c1 VARCHAR(256) /* VARCHAR(64) */,
id INT,
PRIMARY KEY (tungsten_opcode, tungsten_seqno, tungsten_row_id)
);

And also a base table in redshift:


$ ddlscan jdbc:mysql://localhost:3306/test -user sync -db test -template ddl-mysql-redshift.vm > test.sql

$ cat test.sql
/*
SQL generated on Thu Jun 04 20:06:51 UTC 2015 by ./ddlscan utility of Tungsten

url = jdbc:mysql:thin://tungsten01.mydomain.net:3306/test?jdbcCompliantTruncation=false&zeroDateTimeBehavior=convertToNull&tinyInt1isBit=false&allowMultiQueries=true&yearIsDateType=false
user = sync
dbName = test
*/

CREATE SCHEMA test;

DROP TABLE test.sean;
CREATE TABLE test.sean
(
c1 VARCHAR(256) /* VARCHAR(64) */,
id INT,
PRIMARY KEY (id)
);

Lastly apply those scripts to your redshift database:


$ psql
dwh# \i file_stage.sql
dwh# \i file_table.sql

Read: Are we fast approaching cloud-mageddon?

4. Troubleshoot applier

***
Encountered “Delimiter Not Found” issue

This issue was mysterious and remains so a bit. What I did to fix it:

had an issue with the path, but fixed that:


  "awsS3Path" : "s3://tungstenbucket",

It was causing an interim bucket to be created. But that did not solve things.

Ok. So I hacked this a bit.

Anyone can help me troubleshoot what happened & why?

A. I skipped transactions

I brought the applier back online with this command.


trepctl -service redshift online -skip-seqno 1,1-100

B. I did lots of inserts & deletes on MySQL

I then did about 200 of these:


mysql> insert into test.sean values ('hi there', 20);
mysql> delete from test.sean where id = 20;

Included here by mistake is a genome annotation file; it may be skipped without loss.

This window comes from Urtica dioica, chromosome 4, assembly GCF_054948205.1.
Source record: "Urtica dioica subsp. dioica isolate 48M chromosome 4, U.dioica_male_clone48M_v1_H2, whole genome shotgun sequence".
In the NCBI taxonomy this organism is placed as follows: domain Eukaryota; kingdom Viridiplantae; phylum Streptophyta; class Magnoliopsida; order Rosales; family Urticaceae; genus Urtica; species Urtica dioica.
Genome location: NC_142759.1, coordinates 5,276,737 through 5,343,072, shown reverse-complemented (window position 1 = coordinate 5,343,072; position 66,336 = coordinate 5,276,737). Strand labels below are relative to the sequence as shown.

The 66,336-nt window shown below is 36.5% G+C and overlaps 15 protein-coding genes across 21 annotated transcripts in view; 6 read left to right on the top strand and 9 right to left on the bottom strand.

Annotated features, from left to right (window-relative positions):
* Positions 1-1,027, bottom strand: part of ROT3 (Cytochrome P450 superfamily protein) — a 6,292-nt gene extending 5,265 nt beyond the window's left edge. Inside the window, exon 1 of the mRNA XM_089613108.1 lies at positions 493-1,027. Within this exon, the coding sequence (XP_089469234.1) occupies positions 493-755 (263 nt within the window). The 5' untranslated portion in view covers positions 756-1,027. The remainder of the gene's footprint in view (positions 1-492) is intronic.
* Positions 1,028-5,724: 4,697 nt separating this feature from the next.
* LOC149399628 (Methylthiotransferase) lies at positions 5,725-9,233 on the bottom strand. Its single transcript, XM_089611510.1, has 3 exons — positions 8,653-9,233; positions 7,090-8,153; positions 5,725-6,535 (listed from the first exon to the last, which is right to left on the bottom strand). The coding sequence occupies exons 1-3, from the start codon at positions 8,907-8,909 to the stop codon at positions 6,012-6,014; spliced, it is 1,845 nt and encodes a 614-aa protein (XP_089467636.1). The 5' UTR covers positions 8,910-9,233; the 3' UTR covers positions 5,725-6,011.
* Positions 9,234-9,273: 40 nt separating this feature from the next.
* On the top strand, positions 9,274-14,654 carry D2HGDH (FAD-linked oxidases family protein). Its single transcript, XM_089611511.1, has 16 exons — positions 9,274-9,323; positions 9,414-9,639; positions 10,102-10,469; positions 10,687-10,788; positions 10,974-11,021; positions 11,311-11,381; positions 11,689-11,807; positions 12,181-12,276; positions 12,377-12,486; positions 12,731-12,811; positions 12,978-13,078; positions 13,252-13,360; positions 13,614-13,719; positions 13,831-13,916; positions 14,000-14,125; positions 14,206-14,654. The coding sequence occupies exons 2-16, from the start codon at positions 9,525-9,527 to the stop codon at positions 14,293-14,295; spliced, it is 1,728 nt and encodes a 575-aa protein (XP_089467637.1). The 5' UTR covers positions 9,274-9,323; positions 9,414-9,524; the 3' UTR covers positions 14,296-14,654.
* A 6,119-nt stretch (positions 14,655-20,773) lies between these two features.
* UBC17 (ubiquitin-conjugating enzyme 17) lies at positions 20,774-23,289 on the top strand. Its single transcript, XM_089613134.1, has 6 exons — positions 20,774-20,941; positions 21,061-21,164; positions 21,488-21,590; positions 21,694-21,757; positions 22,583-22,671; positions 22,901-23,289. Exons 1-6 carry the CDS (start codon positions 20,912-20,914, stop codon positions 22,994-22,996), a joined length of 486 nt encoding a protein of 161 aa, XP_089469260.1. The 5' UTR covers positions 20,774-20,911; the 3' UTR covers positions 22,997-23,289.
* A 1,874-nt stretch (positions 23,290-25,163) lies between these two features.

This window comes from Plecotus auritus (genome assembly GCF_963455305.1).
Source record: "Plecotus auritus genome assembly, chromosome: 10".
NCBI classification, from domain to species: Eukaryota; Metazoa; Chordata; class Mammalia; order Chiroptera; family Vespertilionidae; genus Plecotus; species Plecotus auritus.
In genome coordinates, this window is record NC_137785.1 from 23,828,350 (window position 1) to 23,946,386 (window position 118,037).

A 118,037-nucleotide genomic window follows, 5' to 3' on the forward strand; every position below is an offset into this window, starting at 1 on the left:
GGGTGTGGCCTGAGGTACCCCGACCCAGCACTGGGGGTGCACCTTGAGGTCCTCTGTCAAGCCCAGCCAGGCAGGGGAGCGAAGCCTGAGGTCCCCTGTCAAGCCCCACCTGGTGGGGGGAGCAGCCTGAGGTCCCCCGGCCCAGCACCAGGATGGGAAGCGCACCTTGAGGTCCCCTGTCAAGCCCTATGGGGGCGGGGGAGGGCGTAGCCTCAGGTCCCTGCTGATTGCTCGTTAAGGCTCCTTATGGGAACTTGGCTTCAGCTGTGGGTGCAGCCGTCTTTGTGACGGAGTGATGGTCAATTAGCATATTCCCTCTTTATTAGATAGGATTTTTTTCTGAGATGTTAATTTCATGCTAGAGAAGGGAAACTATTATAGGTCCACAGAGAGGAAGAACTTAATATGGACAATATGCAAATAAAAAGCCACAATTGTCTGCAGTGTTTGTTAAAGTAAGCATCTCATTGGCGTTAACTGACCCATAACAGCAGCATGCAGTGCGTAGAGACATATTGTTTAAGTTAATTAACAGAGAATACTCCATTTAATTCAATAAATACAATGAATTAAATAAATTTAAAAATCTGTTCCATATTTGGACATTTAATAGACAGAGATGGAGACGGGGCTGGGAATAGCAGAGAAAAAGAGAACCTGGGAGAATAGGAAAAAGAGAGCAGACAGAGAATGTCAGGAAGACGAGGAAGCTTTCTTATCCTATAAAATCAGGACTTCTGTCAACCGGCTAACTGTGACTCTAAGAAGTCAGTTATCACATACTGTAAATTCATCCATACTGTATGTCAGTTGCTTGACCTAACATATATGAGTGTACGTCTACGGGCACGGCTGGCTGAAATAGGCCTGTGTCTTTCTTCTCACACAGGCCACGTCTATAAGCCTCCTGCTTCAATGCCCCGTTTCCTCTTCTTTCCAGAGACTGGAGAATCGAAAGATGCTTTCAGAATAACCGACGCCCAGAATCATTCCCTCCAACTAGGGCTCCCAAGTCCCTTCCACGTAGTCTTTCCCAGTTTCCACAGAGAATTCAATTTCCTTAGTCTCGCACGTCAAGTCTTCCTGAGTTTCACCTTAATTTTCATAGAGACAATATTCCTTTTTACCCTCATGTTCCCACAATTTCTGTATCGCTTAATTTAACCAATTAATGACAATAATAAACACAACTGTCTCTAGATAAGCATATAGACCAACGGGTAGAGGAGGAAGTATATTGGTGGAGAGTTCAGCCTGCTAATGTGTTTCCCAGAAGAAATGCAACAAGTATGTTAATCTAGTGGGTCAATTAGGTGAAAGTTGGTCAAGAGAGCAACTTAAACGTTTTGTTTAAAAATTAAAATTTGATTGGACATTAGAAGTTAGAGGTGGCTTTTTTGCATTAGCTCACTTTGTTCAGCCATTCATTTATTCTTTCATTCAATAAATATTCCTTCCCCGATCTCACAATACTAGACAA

C. Now seeing data


dwh=# select * from test.sean;
                 c1                  | id 
-------------------------------------+----
 working......                       | 25
 hello sean i have an exclamation !! | 27
 hello sean i came from mysql        | 26
(3 rows)

I also set cleanupS3Files to false. Now I’m seeing files like this:
test-sean-417.csv
test-sean-418.csv
test-sean-419.csv
test-sean-420.csv

So that indicates all those INSERT followed by DELETES cleaned up things.

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5. Test data & table changes

B. Tested INSERT

At first the csv files were getting cleanedup by Tungsten. I added this option to s3-config-redshift.json file:


"cleanUpS3Files" : "false",

Then the files are kept around so we can review them. An insert record shows up in S3 like this:


"I","417","1","2015-06-05 17:44:35.000","tungsten new csv file? ","33",null

C. Tested DELETE

A DELETE record shows up in S3 like this:


"D","419","1","2015-06-05 17:45:48.000",null,"26",null

D. Tested UPDATE

An UPDATE record shows up in S3 like this:


"D","420","1","2015-06-05 17:48:55.000",null,"31",null
"I","420","2","2015-06-05 17:48:55.000","changed message text for redshift+tungsten update","31",null

A. Tested ALTER TABLE

As mentioned previously, this is *NOT* supported. However after doing the ALTER, the applier does *NOT* go offline. Also there are no errors. That’s because Tungsten does not support these and will filter them in a heterogenous environment.

The applier *DOES* go offline, after you try a new INSERT. That’s because it gets a new record for INSERT that doesn’t match.

“trepctl status” shows the following:

pendingExceptionMessage: CSV loading failed: schema=test table=sean CSV file=/tmp/staging/redshift/staging0/test-sean-413.csv message=Wrapped org.postgresql.util.PSQLException: ERROR: Load into table ‘stage_xxx_sean’ failed. Check ‘stl_load_errors’ system table for details. (../../tungsten-replicator//samples/scripts/batch/redshift.js#145)